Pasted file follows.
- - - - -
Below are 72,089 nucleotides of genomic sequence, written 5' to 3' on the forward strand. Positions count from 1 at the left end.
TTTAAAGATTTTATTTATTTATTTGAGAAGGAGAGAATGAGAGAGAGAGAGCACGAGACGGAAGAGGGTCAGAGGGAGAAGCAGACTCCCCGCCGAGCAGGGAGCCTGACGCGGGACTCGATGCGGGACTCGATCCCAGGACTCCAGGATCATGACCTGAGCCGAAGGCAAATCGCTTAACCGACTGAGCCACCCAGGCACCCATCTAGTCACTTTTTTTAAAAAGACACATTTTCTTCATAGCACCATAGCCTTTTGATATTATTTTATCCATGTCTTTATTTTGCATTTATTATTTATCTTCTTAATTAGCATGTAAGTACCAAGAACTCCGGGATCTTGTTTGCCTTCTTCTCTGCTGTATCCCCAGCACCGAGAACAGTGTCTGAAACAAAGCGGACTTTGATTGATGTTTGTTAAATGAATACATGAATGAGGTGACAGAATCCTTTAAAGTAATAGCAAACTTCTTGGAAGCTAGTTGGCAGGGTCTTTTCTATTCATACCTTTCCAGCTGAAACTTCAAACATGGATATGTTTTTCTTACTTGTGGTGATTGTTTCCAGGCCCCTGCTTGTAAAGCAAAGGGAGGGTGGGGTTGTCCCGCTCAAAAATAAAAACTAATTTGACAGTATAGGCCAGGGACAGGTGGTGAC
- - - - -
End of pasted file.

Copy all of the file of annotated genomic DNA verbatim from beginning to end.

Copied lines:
Below are 72,089 nucleotides of genomic sequence, written 5' to 3' on the forward strand. Positions count from 1 at the left end.
TTTAAAGATTTTATTTATTTATTTGAGAAGGAGAGAATGAGAGAGAGAGAGCACGAGACGGAAGAGGGTCAGAGGGAGAAGCAGACTCCCCGCCGAGCAGGGAGCCTGACGCGGGACTCGATGCGGGACTCGATCCCAGGACTCCAGGATCATGACCTGAGCCGAAGGCAAATCGCTTAACCGACTGAGCCACCCAGGCACCCATCTAGTCACTTTTTTTAAAAAGACACATTTTCTTCATAGCACCATAGCCTTTTGATATTATTTTATCCATGTCTTTATTTTGCATTTATTATTTATCTTCTTAATTAGCATGTAAGTACCAAGAACTCCGGGATCTTGTTTGCCTTCTTCTCTGCTGTATCCCCAGCACCGAGAACAGTGTCTGAAACAAAGCGGACTTTGATTGATGTTTGTTAAATGAATACATGAATGAGGTGACAGAATCCTTTAAAGTAATAGCAAACTTCTTGGAAGCTAGTTGGCAGGGTCTTTTCTATTCATACCTTTCCAGCTGAAACTTCAAACATGGATATGTTTTTCTTACTTGTGGTGATTGTTTCCAGGCCCCTGCTTGTAAAGCAAAGGGAGGGTGGGGTTGTCCCGCTCAAAAATAAAAACTAATTTGACAGTATAGGCCAGGGACAGGTGGTGAC